- 20% time a la` Google – Employees choose how to spend 20% of their work time. They choose which work-related projects to pursue. This 20% time at Google led to Gmail, Google Talk and Google News, among others. If 20% is too big a place to start, think about 10% or one afternoon per month. I can definitely see classroom implications for this!
- Mastery is a mindset (Carol Dweck) (Chapter 5)
- When setting goals, set learning goals instead of achievement goals. Achievement goals tend to be too narrow and folks could do more.
- Mastery is hard and takes grit/determination/perseverance.
- Mastery takes deliberate practice, but most people want to get better.
- Purpose versus profit. (Chapter 6)
- People are more motivated by having a purpose.
- People want to be a part of something bigger than themselves.
- Am I better today than I was yesterday?
Isee some educational implications of this book, like allowing students choice of assignments, choice of groups/team, etc. I was also glad to see Dweck’s growth mindset cited. Intelligence isn’t fixed and with hard work and dedication, one can grow. We can hold ALL students to high standards. While I don’t think this book is the end-all, be-all, he does make some good points to consider.
Friday, August 12, 2011
Tuesday, August 9, 2011
- What are we preparing our students for?
- Strategic replacements/upgrades of outdated curriculum
- Updates are replacements of outdated content, skills and assessments
- Media, global and digital literacy – what is it and what does it look like?
- Students are processing information differently.
- Most learning isn’t linear.
- Every school should have at least 3 benchmark assessments where students get to “be” a futurist and/or practice new genre(s).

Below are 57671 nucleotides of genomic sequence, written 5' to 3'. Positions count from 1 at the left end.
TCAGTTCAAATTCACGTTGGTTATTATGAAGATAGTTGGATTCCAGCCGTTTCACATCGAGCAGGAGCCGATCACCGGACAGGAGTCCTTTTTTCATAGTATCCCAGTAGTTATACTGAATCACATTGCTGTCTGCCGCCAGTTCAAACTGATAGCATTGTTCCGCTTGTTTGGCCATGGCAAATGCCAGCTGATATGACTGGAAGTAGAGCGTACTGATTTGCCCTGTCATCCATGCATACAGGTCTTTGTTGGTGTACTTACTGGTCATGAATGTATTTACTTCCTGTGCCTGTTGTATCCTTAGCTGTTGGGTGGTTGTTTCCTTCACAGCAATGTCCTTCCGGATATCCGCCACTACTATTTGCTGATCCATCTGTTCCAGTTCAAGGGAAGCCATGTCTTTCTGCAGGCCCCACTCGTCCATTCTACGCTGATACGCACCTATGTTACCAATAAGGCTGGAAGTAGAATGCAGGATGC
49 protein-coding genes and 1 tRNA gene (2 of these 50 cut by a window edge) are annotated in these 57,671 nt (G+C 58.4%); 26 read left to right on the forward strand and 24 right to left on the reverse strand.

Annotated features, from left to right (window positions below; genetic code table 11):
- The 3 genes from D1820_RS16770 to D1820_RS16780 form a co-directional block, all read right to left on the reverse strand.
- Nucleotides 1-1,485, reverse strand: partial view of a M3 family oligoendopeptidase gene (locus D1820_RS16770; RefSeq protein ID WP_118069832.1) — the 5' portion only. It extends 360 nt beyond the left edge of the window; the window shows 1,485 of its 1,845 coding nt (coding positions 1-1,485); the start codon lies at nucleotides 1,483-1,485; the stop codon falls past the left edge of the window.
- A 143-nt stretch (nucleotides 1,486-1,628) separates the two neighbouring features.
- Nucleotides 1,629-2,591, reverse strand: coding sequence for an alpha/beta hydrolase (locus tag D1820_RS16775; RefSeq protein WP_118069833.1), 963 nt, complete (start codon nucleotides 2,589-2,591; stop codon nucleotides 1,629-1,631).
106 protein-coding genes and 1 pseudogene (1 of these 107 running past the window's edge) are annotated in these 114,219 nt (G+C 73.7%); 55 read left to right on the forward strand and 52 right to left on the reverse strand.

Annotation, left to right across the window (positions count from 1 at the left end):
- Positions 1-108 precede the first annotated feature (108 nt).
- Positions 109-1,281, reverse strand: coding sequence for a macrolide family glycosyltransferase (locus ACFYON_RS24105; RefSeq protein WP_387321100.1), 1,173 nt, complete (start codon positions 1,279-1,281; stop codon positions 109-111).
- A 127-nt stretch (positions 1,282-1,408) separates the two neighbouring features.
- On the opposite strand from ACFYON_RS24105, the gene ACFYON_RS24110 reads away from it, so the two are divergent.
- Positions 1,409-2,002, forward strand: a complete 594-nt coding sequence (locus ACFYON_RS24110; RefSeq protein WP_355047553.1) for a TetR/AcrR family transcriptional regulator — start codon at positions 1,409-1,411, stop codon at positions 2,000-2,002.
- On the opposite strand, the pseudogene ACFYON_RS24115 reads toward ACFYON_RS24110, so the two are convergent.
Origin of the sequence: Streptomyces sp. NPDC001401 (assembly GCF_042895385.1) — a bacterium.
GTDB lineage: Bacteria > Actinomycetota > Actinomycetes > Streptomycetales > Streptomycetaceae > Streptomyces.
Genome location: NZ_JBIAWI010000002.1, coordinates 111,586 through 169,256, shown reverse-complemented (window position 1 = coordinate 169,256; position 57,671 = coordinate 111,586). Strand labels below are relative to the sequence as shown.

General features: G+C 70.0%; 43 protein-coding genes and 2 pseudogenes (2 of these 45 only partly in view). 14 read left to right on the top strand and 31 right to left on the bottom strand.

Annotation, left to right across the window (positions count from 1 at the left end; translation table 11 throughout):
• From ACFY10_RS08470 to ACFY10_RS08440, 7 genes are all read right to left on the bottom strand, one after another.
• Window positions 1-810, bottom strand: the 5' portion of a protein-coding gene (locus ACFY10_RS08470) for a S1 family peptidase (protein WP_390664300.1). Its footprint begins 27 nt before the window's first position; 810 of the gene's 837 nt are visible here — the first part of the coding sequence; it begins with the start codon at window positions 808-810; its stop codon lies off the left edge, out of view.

- Have student develop the rubrics – What does a quality __________ (blog, podcast, wiki, etc.) look like?
- New School Versions
- Schedule – What types of schedules would best help kids?
- Student grouping – Why do we always need 3rd graders together?
- Personnel grouping – Why are we only meeting with our content area/department?
- Space (virtual and physical) – Virtual Learning Magnets (Tom Welsh)
Monday, August 1, 2011
Wednesday, July 27, 2011
Monday, July 25, 2011
Ginny’s adventure continues when she gets notification that the last (lost in Greece) letter has been found. She returns to London to retrieve the 13th envelope and follow Aunt Peg’s final instructions. The journey continues with Keith, the love interest in the first book, and a new young man, Oliver, who found the lost letter. When Oliver seems to be less than kind, Keith agrees to join Ginny in completing the tasks for the final letter. Not sure if a third book in the series is planned, but the author definitely leaves the ending open for another book.
Wednesday, July 6, 2011
Friday, July 1, 2011
- Get published.
- Read more books. (Goal of 50 in 2011)
- Blog more often. (Goal of three times per month)
Wednesday, June 22, 2011
Monday, June 20, 2011
Wednesday, June 8, 2011
I am also wondering how this can translate into the first weeks of school in the fall. Will students have an opportunity to share their writing? How about give a book talk about their summer reading? What will that look like?
Anybody have goals for summer reading and writing you’d like to share?
Monday, June 6, 2011
Themes: risk-taking, relationships, family, trust
Sequel: The Last Little Blue Envelope
Saturday, June 4, 2011
- A sound, coherent curriculum, with fewer standards.
- Rich, engaging lessons. (modeling, guided practice, checks for understanding)
- Meaningful reading and writing in all content areas.
Friday, June 3, 2011
Chapter 7: Making Math Meaningful
- Reduce the number of standards by 50% (201). Recruit math and science professionals to review the standards with teachers.
- Use effective teaching strategies:
- Modeling, guided practice, checks for understanding
- Create and integrate opportunities for students to apply essential math concepts. (202)
- Integrate reading, writing, and discussion into problem solving, application, and interpretation.” (202)
- Students should have 15-20 opportunities per year to read current articles and see math in action.
- These articles should contain raw information or data and students should be asked to “make inferences, support arguments, and draw conclusions” using these sources. (207)
- Close, slow reading of the textbook would allow students to “hone their ‘technical reading’ ability from texts that include procedures, directions, and instructional manuals.” (208)
- Writing is a powerful tool for problem solving. Students should be asked to explain, interpret or evaluate a solution in writing.